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Loyalty to the King: The Circuits’ Interpretation of the Overhauled “Police-Created Exigency” Doctrine
Alexander Cuneo*, Janet McDaniel and Kristen Corpion,
The Honors College, Florida International University, Miami, FL 33199, USA
Have the U.S. Federal Circuit Courts adhered to precedent established by the U.S. Supreme Court in Kentucky v. King (“King”)?1 In King, the Court ruled that the police could not and did not impermissibly create the exigent circumstances unless they had expressly “violated or threatened to violate the Fourth Amendment.”2 The Exigent Circumstances Exception (the “Exception”) to the Fourth Amendment has long served as a legitimate tool affording the police a legal method to bypass the warrant requirement, presuming that there is a presence of circumstances that inherently requires the immediate attention of the police.3 The Exception was not preconceived with the objective of acting as an apparatus for police to habitually circumvent the warrant requirement.4 However, the Exception has been prone to instances in which the police have willingly chosen to create the exigent circumstances in order to circumvent the warrant requirement.5 The Court suitably addressed this issue in King, laying out a framework for similar disputes.6 Legal scholars have, nonetheless, ubiquitously asserted that the King decision was indeterminate and eclectic in nature, claiming that it declined to meet the fundamental threshold deemed necessary for legal clarification.7 To assess whether the Circuits have struggled in interpreting and applying King, I will evaluate a plethora of post-King legal disputes. This collection of qualitative data will then acquiesce for the construction of a substantiate empirical analysis. The King decision had dealt a seemingly calamitous blow to the already unstable equilibrium balancing liberty and police power. This research furthers the query regarding the relative deterioration the Fourth Amendment has capitulated as a direct consequence to the refurbished “police-created exigency” doctrine.
1 Kentucky v. King, 563 U.S. 452 (2011).
3 Gordon J. Mowen, II, Closing the Door on Subjective Reasonableness: Evaluating
Police-Created Exigencies and the Issues with the Doctrinal Shift to Objectivity in Warrantless Searches, 101 Ky. L.J 639* (2013).
4 See King, 563 U.S. at 453. (“[W]arrantless searches are allowed when the circumstances make it reasonable, within the meaning of the Fourth Amendment, to dispense with the warrant requirement. Thus, a warrantless entry based on exigent circumstances is reasonable [only] when the police did not create the exigency by engaging or threatening to engage in conduct violating the Fourth Amendment.”)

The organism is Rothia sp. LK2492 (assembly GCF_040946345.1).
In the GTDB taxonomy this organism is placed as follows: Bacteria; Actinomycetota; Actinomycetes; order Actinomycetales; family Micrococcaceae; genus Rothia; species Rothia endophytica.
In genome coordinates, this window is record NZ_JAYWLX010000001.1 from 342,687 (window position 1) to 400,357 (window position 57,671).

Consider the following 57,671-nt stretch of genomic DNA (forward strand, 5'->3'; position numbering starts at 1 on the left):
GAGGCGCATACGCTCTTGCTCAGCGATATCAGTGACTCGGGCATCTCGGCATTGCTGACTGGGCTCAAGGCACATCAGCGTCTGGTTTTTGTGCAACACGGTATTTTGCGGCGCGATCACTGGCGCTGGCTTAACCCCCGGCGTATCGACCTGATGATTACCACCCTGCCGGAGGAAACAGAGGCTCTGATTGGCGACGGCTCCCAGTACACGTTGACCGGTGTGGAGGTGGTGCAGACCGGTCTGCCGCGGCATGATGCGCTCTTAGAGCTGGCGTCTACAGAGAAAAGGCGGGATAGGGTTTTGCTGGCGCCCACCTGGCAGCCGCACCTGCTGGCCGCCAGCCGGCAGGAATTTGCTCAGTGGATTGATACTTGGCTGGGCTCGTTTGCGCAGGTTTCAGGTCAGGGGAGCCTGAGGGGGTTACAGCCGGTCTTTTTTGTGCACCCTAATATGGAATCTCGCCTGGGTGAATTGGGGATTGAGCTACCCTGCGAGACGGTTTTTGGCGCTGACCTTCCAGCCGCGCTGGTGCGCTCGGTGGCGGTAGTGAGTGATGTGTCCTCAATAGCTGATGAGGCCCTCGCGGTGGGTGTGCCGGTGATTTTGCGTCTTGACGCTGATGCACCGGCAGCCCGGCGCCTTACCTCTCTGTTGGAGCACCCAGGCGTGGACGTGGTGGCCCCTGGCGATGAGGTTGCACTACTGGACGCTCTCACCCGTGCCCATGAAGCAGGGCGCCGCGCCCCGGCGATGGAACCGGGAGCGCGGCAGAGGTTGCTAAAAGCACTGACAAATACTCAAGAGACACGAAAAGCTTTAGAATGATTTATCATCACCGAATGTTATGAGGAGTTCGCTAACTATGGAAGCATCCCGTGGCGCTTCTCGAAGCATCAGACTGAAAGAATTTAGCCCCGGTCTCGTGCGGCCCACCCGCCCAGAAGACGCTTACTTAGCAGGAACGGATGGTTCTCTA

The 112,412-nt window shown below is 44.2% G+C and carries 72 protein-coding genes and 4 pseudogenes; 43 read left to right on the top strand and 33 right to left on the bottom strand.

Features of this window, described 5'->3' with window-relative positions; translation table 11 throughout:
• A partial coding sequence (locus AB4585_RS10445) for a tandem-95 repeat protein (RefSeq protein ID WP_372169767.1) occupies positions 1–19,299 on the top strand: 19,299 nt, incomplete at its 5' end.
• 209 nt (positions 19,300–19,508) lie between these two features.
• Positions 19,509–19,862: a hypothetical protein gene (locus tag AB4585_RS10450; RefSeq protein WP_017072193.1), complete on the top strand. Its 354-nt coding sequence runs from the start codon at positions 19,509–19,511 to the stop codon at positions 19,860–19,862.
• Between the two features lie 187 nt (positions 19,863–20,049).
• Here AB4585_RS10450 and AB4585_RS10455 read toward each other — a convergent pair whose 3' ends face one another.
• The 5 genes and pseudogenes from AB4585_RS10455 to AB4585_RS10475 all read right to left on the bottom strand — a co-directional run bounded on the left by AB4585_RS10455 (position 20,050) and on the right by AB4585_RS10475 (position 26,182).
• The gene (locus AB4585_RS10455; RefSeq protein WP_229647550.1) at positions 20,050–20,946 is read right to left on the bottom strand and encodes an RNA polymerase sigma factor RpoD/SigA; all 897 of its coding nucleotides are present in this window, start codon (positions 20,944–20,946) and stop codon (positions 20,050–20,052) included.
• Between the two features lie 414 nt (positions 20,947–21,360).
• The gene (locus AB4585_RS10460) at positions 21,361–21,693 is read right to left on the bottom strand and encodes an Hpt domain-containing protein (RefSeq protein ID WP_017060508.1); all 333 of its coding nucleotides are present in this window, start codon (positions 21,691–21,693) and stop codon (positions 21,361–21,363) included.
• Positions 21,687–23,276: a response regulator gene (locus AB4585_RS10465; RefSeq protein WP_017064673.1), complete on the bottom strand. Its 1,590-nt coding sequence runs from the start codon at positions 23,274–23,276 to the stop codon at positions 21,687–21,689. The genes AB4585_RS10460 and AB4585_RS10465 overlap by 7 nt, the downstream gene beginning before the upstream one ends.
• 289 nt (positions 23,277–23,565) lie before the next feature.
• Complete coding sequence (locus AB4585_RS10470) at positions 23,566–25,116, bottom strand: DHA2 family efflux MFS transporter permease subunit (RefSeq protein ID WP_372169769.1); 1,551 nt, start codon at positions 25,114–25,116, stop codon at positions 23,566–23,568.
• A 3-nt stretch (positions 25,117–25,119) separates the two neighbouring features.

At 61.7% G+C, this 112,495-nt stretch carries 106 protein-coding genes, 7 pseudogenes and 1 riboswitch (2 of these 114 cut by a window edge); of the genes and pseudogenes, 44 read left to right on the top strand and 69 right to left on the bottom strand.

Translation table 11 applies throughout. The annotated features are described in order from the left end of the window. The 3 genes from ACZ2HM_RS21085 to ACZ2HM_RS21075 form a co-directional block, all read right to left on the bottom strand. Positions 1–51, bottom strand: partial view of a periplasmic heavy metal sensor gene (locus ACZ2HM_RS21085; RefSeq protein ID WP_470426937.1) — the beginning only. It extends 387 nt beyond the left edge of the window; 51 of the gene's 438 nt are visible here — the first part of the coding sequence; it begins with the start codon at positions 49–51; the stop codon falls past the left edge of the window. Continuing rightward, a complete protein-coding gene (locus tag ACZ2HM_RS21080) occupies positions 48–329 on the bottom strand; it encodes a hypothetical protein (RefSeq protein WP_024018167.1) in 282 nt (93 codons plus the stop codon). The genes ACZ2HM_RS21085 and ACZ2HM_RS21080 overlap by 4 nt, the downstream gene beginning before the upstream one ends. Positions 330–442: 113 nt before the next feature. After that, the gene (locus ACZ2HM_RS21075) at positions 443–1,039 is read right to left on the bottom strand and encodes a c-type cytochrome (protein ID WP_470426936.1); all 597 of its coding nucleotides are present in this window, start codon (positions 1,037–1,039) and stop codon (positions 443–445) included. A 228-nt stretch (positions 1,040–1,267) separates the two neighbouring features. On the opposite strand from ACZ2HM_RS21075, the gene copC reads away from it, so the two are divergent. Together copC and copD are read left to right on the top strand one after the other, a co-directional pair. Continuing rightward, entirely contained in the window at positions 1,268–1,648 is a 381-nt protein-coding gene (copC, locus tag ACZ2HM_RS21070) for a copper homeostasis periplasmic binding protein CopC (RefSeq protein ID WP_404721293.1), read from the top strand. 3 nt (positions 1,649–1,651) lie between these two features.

5 See, e.g., United States v. Arias, 992 F. Supp. 832, 835-36 (S.D. W. Va. 1997) (“D'Alessio admitted that
he positioned himself directly in front of the hotel room door so that the defendants would see the police when the door opened… According to D'Alessio, this action prompted [the defendant] to rush into the hotel room to prevent Arias from destroying evidence.”); United States v. Coles, 437 F.3d 361, 371 (3d Cir. 2006) (“[O]nce the officers knocked on the door and announced, ‘open the door, this is the police,’ they heard sounds indicating that evidence was being destroyed. But that exigency did not arise naturally or from reasonable police investigative tactics.”); United States v. Conner, 948 F. Supp. 821, 826-37 (N.D. Iowa 1996) (“Sergeant Young repositioned himself to the north of the door, and withdrew his pistol from its holster and held the pistol behind his back so that it wasn't exposed to anyone's view. Sergeant Young shouted, ‘Open up,’ in a voice loud enough to be heard two rooms away by Wendie Oestmann, another resident at the motel. Tilton opened the door in response to Sergeant Young's command that he open the door. When Tilton opened the door, Sergeant Young observed what appeared to be foreign currency at the foot of one bed, coins and envelopes the size of currency on the bed, as well as blue, gold, and maroon boxes matching the description given by Uhlir. Believing the currency and other materials he observed to be the proceeds of the Uhlir burglary, Sergeant Young drew his weapon on Tilton and ordered him to back away from the door. Tilton complied with Sergeant Young's request and backed away from the doorway…. Because Tilton opened the door in response to a show of official authority, and his opening of the door was thus nonconsensual, the officers' visual search of and entry into the motel room was illegal, and the evidence later obtained must be suppressed.”)
6 See King, 563 U.S. at 464 (quoting Brigham City v. Stuart, 547 U.S. 398, 404 (2006)) (“Our cases have repeatedly rejected a subjective approach, asking only whether “the circumstances, viewed objectively, justify the action.”)
7 Christopher LoGablo, Resolving the Threat of Ambiguity by Defining a Threat to Violate
the Fourth Amendment under Kentucky v. King, 78 Brooklyn L. Rev. 1487* (2013). (One Christopher LoGablo, Former Editor of the Brooklyn Law Review, proceeded so far as to state that “[t]his ambiguity poses a threat to the very principles that the Court sought to protect and uphold.”)